TEDxCERN 4th edition - 5 November 2016

TEDxCERN 4th edition -  5 November 2016 - from 14:00 to 18:30 CET

Ripples of curiosity

Great ideas don’t sit—they splash. Breakthroughs shake the foundation of society and compel us to rethink our established practices. But revolutions rarely arrive as fully formed waves of innovation. Rather, they start as small ripples of curiosity that grow, evolve, collide, surprise and multiple as they spread around the world.


This year at TEDxCERN we explore curiosity. Ideas that started as ripples in science, technology and education are merging and converging, creating their own waves of change. What new dimensions of our cosmos will waves in the fabric of space time unveil? Can a computer learn and think like a human? How much can we learn about the earth under our feet by watching it from above? Speakers will explore the innovations percolating though their fields. They will share stories about their passions and fascinations and how their research has grown from small ripples of curiosity into waves transforming the way we see and interact with the world around us.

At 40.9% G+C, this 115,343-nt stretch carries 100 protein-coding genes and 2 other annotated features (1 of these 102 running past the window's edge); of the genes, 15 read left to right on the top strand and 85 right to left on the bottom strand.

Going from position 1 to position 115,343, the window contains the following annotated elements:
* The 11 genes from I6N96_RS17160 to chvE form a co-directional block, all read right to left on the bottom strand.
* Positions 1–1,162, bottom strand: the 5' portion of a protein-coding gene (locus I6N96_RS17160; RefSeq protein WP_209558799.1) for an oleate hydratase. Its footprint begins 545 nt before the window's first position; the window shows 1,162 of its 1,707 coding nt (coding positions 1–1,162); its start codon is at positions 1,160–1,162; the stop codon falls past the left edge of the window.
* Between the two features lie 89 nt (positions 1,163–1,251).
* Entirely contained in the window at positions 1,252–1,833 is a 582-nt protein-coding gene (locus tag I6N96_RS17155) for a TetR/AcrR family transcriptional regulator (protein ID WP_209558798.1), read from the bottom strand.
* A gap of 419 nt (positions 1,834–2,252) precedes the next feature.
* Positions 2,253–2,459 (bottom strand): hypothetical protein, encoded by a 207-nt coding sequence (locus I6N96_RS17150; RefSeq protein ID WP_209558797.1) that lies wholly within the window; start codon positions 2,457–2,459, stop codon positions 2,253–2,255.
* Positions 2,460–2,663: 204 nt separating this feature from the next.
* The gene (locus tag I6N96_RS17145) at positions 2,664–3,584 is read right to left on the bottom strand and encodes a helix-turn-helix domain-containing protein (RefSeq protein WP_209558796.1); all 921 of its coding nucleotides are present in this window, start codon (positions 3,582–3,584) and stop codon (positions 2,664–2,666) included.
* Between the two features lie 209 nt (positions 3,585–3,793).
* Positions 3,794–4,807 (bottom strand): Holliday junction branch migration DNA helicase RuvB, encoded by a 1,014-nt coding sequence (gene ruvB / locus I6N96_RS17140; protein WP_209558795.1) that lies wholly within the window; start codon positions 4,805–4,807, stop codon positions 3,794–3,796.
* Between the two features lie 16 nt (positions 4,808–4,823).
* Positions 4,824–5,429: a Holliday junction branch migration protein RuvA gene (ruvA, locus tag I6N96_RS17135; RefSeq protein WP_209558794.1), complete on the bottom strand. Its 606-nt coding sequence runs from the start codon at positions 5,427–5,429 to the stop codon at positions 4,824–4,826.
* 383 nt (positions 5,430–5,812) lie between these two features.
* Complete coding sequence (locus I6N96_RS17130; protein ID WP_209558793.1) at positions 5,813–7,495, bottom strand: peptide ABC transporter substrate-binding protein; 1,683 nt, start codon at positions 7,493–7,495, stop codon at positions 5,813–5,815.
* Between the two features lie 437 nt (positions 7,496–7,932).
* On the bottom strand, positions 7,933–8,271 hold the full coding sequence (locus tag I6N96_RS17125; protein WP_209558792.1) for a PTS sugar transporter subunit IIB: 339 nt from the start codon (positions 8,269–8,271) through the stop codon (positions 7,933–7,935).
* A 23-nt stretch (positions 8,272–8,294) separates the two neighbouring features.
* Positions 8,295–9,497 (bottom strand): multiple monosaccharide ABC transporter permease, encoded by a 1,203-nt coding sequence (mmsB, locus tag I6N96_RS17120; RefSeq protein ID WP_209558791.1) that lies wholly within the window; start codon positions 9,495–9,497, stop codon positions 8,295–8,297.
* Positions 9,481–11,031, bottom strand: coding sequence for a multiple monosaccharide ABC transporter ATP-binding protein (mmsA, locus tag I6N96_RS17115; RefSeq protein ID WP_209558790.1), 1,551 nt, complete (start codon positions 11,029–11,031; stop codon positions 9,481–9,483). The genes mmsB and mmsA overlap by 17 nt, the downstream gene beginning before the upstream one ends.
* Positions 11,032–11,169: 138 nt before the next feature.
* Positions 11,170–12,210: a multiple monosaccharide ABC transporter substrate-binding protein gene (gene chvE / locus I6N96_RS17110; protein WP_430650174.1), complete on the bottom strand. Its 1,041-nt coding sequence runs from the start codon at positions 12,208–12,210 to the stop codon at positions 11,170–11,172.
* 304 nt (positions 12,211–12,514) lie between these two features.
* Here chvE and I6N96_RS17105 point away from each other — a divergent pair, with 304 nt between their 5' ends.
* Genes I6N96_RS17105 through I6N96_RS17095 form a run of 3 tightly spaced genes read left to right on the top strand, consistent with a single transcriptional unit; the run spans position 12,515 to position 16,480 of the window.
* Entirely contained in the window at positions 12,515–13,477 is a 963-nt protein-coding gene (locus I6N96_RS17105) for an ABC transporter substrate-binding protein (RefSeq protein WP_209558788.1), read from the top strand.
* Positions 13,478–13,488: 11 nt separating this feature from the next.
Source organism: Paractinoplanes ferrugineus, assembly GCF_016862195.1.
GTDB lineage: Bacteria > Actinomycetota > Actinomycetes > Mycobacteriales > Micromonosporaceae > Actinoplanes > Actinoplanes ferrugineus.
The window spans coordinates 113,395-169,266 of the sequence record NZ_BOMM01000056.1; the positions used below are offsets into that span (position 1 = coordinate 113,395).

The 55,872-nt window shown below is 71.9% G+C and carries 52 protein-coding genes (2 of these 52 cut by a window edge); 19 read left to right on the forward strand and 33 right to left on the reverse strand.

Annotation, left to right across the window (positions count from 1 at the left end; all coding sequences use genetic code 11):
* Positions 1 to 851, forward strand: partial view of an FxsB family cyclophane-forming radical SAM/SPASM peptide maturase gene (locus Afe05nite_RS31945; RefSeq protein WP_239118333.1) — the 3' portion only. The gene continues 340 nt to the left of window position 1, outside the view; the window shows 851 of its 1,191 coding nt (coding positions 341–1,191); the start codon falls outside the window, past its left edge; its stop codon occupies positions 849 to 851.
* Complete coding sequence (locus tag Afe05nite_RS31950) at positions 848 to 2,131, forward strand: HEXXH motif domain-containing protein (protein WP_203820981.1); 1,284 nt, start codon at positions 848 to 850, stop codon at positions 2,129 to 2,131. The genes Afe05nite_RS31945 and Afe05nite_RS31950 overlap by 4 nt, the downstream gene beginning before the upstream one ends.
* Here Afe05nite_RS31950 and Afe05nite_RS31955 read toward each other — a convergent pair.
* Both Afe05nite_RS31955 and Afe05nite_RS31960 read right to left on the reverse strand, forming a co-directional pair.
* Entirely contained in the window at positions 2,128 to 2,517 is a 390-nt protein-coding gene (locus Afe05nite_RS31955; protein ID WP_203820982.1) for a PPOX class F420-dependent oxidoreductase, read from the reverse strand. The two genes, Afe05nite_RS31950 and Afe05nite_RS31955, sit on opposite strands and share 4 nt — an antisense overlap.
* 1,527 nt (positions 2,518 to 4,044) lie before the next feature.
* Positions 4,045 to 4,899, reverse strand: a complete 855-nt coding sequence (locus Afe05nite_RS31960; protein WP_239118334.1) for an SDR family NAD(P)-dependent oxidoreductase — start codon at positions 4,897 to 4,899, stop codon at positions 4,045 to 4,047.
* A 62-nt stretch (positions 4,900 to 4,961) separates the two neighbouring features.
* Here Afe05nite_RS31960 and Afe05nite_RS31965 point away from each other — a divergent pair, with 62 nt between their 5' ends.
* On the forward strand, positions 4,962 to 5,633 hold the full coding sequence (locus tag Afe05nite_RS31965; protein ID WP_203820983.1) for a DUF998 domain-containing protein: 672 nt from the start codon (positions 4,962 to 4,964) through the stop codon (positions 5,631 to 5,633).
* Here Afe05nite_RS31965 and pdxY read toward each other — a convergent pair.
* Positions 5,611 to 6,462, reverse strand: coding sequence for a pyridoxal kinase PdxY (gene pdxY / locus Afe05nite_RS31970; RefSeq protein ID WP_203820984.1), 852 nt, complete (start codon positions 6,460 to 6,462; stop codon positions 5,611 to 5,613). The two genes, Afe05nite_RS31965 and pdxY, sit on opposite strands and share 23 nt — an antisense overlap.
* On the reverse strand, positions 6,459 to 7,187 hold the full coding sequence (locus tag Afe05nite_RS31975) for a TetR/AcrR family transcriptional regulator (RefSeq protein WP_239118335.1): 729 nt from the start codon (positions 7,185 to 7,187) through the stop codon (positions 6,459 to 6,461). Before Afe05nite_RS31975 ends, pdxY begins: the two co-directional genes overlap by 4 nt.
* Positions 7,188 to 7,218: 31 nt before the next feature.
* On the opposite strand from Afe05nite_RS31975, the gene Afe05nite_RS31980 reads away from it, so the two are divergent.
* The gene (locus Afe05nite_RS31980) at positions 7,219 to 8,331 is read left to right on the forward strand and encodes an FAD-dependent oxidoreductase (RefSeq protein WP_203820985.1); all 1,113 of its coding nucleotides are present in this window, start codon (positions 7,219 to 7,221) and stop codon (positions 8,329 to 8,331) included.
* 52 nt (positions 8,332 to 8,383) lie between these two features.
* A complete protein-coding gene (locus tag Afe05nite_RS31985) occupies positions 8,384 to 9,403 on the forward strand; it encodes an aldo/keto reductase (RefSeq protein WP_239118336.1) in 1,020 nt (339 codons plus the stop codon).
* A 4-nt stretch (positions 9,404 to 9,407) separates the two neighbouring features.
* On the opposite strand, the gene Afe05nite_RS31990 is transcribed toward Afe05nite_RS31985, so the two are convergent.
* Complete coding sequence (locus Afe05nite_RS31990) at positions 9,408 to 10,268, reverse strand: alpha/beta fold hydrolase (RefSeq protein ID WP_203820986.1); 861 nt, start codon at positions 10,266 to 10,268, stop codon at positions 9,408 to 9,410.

The TEDxCERN event will take place at CERN and at webcast events worldwide on November 5 from 14:00 to 18:30 CET. Interested in attending the fourth edition of TEDxCERN at CERN? Registration is now open for a very limited number of seats! Information on how to apply HERE.


If you want to host a webcast of the event please contact us through webcast-TEDxCERN@CERN.ch 

TEDxCERN 2015 videos

Pioneering the dog bearding movement

Vikki Stone | 2015

In this hilarious talk, Vikki Stone describes the hardships of the scientific process she went through to pioneer the dog-bearding movement.

Nanosensors for love and other emotions

Aleksandra Lobnik | 2015

Making sense of the world is not an easy task but can technology help us? Aleksandra Lobnik brings a whole new approach. Founder of the Centre for

Programming a new reality

Neil Gershenfeld | 2015

“Computer science is one of the worst things to happen to computers or to science,” said Neil Gerschenfeld at TED 2006. In this TEDxCERN talk